First, any selection should incorporate “double balanced” seal technology to guarantee the high level of containment required by industry standards. Double balanced seals recognise the pressure-to-vacuum operating change and always keep the faces closed, eliminating leakage. They can also be made from more hygienic designs and materials selections, so are ideally suited to environments requiring high levels of hygiene.

Wet seal technology

The wet seal is the most common sealing solution on pharmaceutical production lines. These are pressurised using a barrier fluid, such as food grade oil or purified water, supplied to the seal faces via a support system. The viscosity of the barrier fluid itself is key; too thick and it will force the seal faces apart, increasing leakage.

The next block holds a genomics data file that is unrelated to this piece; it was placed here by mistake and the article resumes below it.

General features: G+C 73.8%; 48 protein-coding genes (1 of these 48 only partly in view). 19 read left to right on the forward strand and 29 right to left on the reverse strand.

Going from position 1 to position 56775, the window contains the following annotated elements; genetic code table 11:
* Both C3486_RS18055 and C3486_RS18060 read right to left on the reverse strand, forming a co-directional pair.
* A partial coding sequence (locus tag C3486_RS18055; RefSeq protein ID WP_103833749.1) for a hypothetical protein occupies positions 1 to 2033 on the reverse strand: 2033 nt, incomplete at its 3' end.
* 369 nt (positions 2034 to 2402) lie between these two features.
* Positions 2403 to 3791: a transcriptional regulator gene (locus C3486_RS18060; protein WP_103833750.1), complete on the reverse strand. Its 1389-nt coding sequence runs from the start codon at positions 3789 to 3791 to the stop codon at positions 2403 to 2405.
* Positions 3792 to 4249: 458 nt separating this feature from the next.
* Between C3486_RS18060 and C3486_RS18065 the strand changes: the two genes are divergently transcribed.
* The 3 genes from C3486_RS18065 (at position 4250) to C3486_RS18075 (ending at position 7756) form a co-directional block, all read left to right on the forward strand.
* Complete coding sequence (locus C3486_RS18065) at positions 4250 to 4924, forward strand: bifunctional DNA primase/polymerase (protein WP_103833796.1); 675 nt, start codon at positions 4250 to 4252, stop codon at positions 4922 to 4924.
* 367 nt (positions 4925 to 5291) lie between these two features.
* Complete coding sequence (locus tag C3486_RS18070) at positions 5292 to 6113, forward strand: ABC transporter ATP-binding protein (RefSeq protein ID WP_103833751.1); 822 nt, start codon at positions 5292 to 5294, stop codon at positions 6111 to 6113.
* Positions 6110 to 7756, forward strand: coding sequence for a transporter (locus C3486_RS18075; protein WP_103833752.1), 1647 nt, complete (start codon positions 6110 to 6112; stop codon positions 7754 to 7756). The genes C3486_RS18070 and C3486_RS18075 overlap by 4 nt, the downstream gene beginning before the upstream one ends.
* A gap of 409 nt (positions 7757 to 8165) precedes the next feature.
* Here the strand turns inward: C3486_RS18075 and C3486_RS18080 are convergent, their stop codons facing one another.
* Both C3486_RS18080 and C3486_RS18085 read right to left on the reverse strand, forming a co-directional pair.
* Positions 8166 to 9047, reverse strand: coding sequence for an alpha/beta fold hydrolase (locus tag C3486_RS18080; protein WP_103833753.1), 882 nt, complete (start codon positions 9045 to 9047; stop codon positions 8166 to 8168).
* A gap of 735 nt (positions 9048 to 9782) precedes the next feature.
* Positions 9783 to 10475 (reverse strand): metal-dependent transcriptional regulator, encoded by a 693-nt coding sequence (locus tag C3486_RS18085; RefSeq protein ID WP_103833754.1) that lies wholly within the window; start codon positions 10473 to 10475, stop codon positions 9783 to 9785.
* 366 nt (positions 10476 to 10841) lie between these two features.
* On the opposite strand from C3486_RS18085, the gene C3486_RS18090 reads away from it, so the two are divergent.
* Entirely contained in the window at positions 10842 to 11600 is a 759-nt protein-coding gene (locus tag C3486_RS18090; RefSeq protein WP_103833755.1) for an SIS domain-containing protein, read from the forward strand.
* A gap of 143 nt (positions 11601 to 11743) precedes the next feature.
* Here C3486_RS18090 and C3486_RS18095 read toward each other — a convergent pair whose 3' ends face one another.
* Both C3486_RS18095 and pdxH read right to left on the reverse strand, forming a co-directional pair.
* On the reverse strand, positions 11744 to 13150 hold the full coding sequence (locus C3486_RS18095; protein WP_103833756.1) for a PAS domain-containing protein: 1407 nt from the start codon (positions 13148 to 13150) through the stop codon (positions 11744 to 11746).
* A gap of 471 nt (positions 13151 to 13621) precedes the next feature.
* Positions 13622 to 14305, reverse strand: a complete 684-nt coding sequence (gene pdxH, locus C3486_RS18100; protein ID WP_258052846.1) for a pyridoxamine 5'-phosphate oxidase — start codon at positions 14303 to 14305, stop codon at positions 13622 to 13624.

Where outdated seals are fitted, these also bring the problems of shaft fretting, leakage and recurrent failure, with the downtime and repair/replacement costs that incurs. But the seal support system is an even more serious weak spot in terms of contamination.

All mechanical seals leak a tiny amount of barrier fluid that will inevitably enter the production process; so, the cleanliness of the fluid and its container is crucial. Barrier fluid generally sits at a temperature of 30/40 °C — an ideal breeding ground for bacteria.

If it isn’t changed frequently, it quickly becomes impure. Ideally, barrier fluid should be changed every day; in reality, it can be months before it is replaced with clean fluid. Traditional seal support vessels are difficult to access (you need a camera to view the interior), so there’s no guarantee they’re 100% clean and free from contamination.